The uphill climb for minorities in the technology industry has been well-documented. The same goes for the challenges and underrepresentation that women in technology face. For women of color, the environment can be doubly challenging. The headlines suggest that my black female peers in technology and I will not only encounter gender stereotyping, but also the cultural biases that too often pervade work environments that are historically, primarily white. Women represent 26% of computing professionals and only 12% of professional engineers, according to the American Association of University Women (AAUW).
In 2018, girls and women are getting the message they belong in computer science as much as boys and men, thanks to a greater push for STEM (science, technology, engineering, and mathematics) curricula in schools and a vast number of programs available to them outside of school. Yet the numbers remain discouraging. Although computer science jobs are projected to grow 15% to 20% through 2020, the majority of these positions will be pursued and filled by men, according to Women in Computer Science (WiCS). In 2016, 26% of professional computing jobs in the U.S. workforce were held by women; 20% of the Fortune 100 chief information officer (CIO) positions were held by women, and 23% of Advanced Placement (AP) computer science test takers were female, based on data from the National Center for Women and Information Technology (NCWIT). "As STEM-related industries on a whole add over 1.7 million jobs in the coming years, there continues to be a notable absence of women in the field," according to the WiCS website.
The persistent underrepresentation of women in computing has gained the attention of employers, educators, and researchers for many years. In spite of numerous studies, reports, and recommendations we have seen little change in the representation of women in computer science (CS)--consider that only 17.9% of bachelor's degrees in computer science were awarded to women in 2016 according to the annual Taulbee Survey.15 At Carnegie Mellon University (CMU) we do not believe the situation is an intractable problem. By paying close attention to culture and environment, and taking a cultural approach rather than a gender difference approach, our efforts continue to pay off. The percentage of women enrolling and graduating in CS at CMU has exceeded national averages for many years (see the accompanying figure and table).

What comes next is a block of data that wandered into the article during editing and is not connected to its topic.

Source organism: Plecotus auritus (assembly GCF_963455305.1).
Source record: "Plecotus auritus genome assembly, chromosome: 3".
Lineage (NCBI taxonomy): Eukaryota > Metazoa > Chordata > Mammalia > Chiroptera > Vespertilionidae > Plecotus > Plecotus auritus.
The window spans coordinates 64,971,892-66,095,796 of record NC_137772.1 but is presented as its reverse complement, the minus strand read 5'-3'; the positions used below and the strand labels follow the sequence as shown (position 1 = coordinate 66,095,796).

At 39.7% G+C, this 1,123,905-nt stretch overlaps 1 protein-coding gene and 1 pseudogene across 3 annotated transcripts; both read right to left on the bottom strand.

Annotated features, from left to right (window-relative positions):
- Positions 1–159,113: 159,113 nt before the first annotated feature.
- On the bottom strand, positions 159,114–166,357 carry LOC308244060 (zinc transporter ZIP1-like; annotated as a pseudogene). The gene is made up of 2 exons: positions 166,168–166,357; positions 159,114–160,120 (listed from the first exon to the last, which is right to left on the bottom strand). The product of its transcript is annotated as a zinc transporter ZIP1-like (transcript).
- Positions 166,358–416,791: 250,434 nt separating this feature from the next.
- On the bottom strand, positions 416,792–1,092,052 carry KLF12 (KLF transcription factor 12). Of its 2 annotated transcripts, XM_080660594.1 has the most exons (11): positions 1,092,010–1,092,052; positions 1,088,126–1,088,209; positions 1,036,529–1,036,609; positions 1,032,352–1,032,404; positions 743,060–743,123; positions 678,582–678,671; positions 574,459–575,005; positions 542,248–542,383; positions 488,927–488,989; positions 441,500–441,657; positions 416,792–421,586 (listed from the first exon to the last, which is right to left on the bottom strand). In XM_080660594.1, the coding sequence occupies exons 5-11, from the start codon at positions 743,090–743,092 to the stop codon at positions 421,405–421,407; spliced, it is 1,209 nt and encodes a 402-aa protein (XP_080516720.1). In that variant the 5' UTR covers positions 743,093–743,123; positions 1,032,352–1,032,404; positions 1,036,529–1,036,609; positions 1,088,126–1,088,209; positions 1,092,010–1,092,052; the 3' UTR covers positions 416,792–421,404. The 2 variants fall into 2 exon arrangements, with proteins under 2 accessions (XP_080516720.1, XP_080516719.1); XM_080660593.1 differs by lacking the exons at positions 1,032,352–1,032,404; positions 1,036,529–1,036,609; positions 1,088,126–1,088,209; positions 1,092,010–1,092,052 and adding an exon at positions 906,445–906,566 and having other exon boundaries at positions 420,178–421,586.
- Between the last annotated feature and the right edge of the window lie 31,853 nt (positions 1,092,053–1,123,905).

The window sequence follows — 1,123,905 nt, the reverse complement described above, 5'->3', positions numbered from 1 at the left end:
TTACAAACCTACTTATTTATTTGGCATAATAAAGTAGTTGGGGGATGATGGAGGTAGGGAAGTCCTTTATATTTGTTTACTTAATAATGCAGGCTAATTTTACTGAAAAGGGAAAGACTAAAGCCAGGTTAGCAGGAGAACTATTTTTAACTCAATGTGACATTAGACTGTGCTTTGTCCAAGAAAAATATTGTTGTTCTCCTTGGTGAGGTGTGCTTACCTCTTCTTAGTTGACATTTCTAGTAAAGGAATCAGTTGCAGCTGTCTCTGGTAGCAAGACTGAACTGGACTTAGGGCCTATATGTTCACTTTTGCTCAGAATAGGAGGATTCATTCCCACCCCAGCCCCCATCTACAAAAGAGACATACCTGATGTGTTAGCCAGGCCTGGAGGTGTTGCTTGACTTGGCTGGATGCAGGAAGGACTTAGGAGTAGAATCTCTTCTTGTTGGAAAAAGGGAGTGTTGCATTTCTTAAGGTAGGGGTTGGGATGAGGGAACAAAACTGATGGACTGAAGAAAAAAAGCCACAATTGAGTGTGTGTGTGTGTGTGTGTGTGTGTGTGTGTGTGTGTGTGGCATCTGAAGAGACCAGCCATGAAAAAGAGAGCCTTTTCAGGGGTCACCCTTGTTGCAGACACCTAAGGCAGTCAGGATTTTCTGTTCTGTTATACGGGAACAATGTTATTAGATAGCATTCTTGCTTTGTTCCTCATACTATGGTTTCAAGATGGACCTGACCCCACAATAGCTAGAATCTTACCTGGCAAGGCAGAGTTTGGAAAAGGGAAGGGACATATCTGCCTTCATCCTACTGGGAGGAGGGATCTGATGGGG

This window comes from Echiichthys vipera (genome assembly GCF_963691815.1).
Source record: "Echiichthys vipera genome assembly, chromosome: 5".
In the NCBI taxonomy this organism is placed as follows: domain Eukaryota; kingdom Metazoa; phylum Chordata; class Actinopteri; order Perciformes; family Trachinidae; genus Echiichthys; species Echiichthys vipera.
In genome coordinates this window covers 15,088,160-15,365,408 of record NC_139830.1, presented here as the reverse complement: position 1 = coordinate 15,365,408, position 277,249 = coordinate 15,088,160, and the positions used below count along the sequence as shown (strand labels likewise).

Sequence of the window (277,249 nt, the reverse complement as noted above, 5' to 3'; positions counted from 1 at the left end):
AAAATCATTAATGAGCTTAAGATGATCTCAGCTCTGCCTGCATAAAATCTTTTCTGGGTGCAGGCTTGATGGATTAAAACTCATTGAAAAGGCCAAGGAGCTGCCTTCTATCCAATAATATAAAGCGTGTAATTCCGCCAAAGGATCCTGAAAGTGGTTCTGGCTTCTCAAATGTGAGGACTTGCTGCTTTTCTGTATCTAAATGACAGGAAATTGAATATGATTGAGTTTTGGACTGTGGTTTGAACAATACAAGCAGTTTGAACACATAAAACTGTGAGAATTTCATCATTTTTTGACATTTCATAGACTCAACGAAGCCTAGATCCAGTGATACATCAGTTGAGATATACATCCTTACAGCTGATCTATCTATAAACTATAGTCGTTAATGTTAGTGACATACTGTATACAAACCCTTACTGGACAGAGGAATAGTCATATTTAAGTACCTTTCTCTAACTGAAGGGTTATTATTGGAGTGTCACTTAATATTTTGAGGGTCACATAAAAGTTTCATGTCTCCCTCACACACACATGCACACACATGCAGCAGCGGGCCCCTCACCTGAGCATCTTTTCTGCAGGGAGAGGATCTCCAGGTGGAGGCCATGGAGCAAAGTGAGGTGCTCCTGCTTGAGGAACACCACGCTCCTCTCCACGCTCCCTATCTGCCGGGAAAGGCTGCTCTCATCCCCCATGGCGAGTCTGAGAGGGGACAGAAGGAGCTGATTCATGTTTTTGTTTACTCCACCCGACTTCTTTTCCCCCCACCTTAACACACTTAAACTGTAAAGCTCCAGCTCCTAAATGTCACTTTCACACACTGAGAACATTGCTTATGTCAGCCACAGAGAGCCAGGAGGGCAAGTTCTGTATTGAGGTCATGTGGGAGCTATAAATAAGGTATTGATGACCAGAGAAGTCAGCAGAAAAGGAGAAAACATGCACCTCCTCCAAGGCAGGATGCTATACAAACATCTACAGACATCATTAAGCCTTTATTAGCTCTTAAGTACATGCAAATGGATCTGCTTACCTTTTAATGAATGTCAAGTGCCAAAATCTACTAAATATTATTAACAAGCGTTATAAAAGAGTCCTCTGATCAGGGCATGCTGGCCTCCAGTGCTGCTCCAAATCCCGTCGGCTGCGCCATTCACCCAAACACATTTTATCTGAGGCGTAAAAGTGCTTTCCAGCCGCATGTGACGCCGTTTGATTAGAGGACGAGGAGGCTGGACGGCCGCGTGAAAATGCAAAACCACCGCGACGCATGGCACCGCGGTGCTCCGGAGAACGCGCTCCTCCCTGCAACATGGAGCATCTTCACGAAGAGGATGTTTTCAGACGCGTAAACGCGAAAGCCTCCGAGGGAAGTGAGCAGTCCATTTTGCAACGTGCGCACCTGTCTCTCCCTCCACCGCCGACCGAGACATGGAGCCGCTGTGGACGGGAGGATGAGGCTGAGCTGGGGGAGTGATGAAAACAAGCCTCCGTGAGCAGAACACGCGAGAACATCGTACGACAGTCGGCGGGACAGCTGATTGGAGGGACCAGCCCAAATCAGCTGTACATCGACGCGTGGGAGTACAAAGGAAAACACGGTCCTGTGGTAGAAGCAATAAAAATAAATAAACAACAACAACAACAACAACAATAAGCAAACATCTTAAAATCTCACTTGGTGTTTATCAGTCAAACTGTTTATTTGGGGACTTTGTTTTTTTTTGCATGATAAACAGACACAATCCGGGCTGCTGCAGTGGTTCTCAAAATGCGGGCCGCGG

Imagine the most extreme stereotypes about computer scientists: They're socially awkward indoor kids. They have an obsessive focus on technology and a closet full of rumpled hoodies. Cultural perceptions about who is a computer scientist -- or an engineer or a physicist -- are a big reason why women are still underrepresented in certain science, engineering, technology and mathematics (STEM) fields, according to researchers at the University of Washington in Seattle. "The assumptions about what it takes to be a good computer scientist or engineer are very narrow," said Sapna Cheryan, a UW psychology professor and lead author of a study published this week in the journal Psychological Bulletin. "If you have narrow stereotypes, then it's going to end up attracting a more narrow band of people, including a narrow band of men," she told Mashable.
Imagine asking a classroom full of elementary school students to draw a scientist. Now try to guess how many of them would sketch a female or male scientist. In the decade that spanned 1966 to 1977, teachers across the country gave 4,800 elementary school students this exact task in what became known as the Draw-A-Scientist study. Then a researcher named David Wade Chambers analyzed the drawings. What he found, in 1983, might not surprise you: Only 28 of the children drew a female scientist -- and those students were all girls.